Compare and contrast programmed and nonprogrammed decision-making in organizations and give two realistic business examples of each of these two types of decision-making.
Programmed decision are decisions that have been made so many times in the past that managers have developed rules or guideline to be applied when certain situations are expected to occur. Programmed decision making is used when an inventory manager of mc Donald's decides to order beef patty stocks because the stocks are three-quarters empty. Programmed decisions making are a routine that you make every time so that the organization run smooth. Managers can develop rules and guidelines to regulate all routine organizational activities. Most decisions are related to daily activities.
On the other hand , nonprogrammed decisions are made in response to unusual opportunities and threats. Nonprogrammed decision making is used when mc Donald's are deciding to invest in new deep fryers. It is a nonroutine decision making . This means it is made for big decisions that will affect an organization for a long time. This type of decision making does not need rules or guidelines to be followed because the situation is unexpected or uncertain. For example if mc Donald's plans to launch a new line of menu, they will have to make decision base on their intuition and reasoned judgments.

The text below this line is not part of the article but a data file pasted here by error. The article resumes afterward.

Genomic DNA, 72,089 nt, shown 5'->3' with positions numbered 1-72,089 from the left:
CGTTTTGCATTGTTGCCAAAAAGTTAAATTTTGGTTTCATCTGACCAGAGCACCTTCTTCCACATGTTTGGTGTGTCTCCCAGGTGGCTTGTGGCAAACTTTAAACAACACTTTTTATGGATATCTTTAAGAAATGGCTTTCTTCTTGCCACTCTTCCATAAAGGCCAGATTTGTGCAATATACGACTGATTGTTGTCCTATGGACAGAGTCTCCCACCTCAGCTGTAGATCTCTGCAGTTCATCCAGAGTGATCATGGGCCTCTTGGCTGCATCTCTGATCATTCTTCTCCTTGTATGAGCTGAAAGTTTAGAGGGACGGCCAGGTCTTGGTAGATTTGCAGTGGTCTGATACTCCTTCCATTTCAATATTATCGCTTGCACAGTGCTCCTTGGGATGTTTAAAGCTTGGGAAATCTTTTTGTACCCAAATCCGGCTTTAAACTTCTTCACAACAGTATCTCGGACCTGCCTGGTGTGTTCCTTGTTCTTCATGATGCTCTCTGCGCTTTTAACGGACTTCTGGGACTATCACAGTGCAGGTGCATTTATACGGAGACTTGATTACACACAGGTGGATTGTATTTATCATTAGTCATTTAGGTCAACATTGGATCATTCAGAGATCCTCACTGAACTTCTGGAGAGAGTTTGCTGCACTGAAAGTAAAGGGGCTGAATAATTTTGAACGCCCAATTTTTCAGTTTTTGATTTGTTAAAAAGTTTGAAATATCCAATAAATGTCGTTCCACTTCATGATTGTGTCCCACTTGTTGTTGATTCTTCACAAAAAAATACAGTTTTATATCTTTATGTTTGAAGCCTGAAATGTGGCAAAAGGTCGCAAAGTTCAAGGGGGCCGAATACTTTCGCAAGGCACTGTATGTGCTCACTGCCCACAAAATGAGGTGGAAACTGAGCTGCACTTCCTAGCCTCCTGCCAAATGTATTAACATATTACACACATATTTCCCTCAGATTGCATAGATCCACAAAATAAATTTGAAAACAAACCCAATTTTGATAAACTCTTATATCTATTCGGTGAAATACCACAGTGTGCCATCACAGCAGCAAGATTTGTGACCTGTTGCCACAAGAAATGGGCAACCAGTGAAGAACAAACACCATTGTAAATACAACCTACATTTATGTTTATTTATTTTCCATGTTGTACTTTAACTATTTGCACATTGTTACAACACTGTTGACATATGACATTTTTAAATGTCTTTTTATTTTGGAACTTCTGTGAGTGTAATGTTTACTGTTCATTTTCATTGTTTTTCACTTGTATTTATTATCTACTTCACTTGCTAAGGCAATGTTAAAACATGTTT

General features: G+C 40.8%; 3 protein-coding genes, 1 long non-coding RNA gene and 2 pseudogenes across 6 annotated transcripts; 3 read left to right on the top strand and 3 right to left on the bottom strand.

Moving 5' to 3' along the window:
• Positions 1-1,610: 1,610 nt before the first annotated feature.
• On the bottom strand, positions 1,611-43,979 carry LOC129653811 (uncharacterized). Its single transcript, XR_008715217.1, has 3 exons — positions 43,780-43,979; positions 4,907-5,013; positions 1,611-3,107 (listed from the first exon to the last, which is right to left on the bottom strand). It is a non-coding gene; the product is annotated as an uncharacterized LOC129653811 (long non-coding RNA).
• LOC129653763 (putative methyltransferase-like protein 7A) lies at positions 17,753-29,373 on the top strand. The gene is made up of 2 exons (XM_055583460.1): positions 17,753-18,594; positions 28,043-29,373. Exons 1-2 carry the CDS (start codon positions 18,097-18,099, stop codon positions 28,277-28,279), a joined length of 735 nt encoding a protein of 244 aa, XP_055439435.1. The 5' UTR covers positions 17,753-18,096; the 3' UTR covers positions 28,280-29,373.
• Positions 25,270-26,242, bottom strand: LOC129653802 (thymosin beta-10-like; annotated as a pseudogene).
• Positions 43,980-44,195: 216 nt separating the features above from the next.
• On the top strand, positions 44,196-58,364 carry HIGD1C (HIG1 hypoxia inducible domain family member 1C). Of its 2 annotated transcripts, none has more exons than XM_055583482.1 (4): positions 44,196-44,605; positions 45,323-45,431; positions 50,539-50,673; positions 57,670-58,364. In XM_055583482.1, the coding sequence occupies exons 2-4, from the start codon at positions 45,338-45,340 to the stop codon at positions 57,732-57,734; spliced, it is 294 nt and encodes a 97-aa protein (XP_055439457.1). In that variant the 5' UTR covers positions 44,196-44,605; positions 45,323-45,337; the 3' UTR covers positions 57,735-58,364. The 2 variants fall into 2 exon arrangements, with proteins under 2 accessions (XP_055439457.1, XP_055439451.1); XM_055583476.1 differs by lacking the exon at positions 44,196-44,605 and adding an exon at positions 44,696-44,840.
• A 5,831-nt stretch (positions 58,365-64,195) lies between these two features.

In programmed decision making there will be no error in the decisions because it is a routine and managers usually have the information they need to create rules and guidelines to be followed by others. Nonprogrammed decision making are likely to have error because it causes more problems for managers and is inherently challenging. Managers must rely on their intuition to quickly respond to a pressing concern.
Sometimes programmed decision making can cause error. But it is minor to nonprogrammed decision making . Errors cause by nonprogrammed decision making can affect an organization badly. For example if...
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